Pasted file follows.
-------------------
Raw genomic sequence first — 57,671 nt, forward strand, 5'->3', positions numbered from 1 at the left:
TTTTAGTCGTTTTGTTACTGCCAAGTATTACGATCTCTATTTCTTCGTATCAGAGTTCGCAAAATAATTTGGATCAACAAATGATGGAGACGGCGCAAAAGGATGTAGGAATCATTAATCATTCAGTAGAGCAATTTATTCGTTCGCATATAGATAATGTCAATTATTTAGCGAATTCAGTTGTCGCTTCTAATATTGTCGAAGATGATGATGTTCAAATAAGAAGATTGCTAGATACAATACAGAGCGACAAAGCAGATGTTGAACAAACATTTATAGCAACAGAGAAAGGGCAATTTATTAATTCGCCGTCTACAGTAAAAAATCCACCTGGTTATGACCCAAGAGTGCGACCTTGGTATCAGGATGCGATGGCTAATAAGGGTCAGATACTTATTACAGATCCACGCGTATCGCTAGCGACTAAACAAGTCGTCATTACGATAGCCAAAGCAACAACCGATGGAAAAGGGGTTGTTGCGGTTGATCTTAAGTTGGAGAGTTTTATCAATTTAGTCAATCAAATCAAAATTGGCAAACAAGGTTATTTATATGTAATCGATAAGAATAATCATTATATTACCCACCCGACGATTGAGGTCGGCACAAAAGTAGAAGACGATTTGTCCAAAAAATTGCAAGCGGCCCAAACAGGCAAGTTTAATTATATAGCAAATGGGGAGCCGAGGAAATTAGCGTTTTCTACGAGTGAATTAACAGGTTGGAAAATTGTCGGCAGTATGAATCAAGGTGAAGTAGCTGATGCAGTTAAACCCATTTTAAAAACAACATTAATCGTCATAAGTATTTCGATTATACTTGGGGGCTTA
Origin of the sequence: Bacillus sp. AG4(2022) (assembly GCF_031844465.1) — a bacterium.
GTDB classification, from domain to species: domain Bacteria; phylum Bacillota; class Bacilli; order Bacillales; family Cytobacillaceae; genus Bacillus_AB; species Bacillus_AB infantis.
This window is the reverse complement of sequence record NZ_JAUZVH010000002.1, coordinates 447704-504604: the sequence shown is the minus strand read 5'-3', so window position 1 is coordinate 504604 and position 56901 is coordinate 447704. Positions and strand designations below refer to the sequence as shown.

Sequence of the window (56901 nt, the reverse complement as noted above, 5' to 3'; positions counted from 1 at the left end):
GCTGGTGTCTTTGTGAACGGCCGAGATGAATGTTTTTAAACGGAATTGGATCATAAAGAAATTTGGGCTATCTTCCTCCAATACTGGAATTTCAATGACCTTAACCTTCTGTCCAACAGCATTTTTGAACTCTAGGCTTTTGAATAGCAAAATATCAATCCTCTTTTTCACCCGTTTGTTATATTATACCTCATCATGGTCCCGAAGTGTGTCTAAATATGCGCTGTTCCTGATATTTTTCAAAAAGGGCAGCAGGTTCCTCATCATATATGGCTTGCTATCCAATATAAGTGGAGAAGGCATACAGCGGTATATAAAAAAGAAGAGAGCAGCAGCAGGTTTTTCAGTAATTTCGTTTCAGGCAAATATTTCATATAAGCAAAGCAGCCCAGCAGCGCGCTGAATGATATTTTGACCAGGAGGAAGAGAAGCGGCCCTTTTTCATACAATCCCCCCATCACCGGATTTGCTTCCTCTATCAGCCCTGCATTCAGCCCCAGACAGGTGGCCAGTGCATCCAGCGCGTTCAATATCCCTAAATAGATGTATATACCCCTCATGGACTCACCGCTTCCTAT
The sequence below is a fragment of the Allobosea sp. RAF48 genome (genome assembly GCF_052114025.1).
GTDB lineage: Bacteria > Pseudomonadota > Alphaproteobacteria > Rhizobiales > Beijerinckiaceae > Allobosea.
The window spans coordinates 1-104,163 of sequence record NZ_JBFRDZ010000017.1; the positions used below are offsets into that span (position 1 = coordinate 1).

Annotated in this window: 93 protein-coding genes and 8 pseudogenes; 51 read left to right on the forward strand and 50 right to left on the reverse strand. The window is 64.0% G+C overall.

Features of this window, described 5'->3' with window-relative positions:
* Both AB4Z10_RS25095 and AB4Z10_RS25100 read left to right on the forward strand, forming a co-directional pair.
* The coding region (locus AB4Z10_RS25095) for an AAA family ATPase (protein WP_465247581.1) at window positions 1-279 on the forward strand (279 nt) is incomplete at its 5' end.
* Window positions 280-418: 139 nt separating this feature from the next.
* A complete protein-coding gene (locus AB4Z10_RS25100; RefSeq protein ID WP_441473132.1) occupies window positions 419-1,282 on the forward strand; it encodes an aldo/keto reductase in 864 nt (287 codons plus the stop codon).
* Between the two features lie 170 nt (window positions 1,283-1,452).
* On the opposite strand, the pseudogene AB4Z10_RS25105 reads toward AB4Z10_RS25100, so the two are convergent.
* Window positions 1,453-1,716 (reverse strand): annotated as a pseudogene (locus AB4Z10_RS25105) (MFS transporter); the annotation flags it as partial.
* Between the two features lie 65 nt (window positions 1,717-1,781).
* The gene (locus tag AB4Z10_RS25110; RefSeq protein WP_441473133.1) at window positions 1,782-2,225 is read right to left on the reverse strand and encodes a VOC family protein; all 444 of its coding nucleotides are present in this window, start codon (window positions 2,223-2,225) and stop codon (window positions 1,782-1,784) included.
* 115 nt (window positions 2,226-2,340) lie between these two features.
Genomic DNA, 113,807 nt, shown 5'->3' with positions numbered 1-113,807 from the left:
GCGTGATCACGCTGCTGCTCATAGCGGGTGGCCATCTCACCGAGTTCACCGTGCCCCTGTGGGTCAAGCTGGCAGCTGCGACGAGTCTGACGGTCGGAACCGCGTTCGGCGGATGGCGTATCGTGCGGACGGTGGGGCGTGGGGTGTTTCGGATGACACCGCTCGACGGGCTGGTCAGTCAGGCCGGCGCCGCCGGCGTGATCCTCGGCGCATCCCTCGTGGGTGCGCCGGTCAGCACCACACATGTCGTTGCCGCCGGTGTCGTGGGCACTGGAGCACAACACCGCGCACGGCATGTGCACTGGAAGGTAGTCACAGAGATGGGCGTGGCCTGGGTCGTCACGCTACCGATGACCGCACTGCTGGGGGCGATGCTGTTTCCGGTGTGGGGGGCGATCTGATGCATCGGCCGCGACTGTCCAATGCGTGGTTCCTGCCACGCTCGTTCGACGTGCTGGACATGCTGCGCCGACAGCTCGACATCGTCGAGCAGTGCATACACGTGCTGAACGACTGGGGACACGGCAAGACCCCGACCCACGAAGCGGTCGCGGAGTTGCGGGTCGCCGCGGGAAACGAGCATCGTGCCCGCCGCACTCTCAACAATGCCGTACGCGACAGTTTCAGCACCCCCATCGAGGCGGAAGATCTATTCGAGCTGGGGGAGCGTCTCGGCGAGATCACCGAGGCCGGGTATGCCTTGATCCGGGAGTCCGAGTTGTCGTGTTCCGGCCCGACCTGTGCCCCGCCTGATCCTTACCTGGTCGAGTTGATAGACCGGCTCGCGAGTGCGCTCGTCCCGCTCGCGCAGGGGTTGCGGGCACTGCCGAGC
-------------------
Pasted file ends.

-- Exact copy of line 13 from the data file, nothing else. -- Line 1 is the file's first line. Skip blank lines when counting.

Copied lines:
* Both AB4Z10_RS25095 and AB4Z10_RS25100 read left to right on the forward strand, forming a co-directional pair.